Covid has helped to change our perception of the dining room and it’s becoming a hybridized version of its intended use. It seems that homeowners embraced their downtime over the last two years and, with nothing but time on their hands, began cooking up a storm. Sitting down to dinner became a pandemic phenomenon, as well, which led to setting a beautiful table becoming a favorite pastime of many cooking enthusiasts. 

Remember the family china, crystal and silver that the Millennials didn’t want any part of? According to Martha Stewart and other lifestyle gurus, they’ve changed their tune and are now fighting with their siblings over Grandma’s china or are scouring antiques stores and online sites such as replacements.com to assemble their own vintage collections. Martha is even posting tutorials on how to mix-and-match modern china with vintage and antique patterns. 

Cabinetry that’s outfitted with pull-out trays holds spirits, barware and other necessities for entertaining.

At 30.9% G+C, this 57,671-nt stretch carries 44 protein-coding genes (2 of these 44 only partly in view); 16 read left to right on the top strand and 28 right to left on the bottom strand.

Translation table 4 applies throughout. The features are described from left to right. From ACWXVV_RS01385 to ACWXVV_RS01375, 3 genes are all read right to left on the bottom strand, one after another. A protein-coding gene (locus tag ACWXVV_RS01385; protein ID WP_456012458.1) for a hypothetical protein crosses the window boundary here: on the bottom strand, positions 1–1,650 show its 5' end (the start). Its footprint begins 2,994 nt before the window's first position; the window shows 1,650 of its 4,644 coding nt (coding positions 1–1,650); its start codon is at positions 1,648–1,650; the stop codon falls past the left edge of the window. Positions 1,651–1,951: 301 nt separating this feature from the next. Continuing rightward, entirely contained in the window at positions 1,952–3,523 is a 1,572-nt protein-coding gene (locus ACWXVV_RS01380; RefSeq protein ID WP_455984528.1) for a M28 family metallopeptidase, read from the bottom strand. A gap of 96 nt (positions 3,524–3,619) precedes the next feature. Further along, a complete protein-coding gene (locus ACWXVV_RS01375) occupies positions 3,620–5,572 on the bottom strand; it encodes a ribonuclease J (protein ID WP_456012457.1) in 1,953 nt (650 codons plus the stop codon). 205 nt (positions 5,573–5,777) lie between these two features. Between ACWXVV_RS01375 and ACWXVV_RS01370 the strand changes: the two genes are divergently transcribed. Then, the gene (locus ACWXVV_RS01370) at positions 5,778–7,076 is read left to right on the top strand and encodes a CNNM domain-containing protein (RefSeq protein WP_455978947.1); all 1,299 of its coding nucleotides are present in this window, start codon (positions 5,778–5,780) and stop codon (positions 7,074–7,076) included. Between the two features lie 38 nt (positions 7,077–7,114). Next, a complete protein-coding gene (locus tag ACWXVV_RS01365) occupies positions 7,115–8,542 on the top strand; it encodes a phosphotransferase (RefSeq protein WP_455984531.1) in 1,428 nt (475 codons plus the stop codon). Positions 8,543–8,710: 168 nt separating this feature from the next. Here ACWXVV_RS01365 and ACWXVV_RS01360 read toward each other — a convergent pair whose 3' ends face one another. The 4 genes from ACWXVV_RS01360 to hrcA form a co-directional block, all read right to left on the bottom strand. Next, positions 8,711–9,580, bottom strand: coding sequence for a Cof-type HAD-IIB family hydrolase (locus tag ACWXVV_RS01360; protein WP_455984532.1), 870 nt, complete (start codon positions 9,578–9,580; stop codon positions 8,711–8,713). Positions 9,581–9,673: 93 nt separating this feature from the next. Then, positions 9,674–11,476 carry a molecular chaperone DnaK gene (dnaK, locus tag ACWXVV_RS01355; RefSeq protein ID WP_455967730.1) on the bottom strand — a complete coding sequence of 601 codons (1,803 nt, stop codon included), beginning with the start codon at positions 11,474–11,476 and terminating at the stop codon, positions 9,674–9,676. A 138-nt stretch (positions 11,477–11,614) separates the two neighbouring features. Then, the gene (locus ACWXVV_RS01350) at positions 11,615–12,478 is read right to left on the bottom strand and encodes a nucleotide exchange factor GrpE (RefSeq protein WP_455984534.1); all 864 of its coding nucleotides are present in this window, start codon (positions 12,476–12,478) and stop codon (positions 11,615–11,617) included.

Thanks in part to those resourceful  Millennials, the look of the formal dining room has changed. Instead of resembling something akin to Buckingham Palace (which comes at a hefty price), the new dining room is infused with personality and reflects its owners’ lifestyle and interests (for example, homeowners are outfitting the rooms with built-ins to display collections that range from plants to books). 

As a result, the dining room has become a modern-day salon in which people carry on conversations, enjoy a meal and linger over a post-dinner drink or a cup of coffee. (In many households, it’s become a no-phone zone.) It’s become a gathering place for neighborhood happy hours (repurposed pieces such as a vintage secretary or a buffet/sideboard are being used to create bars).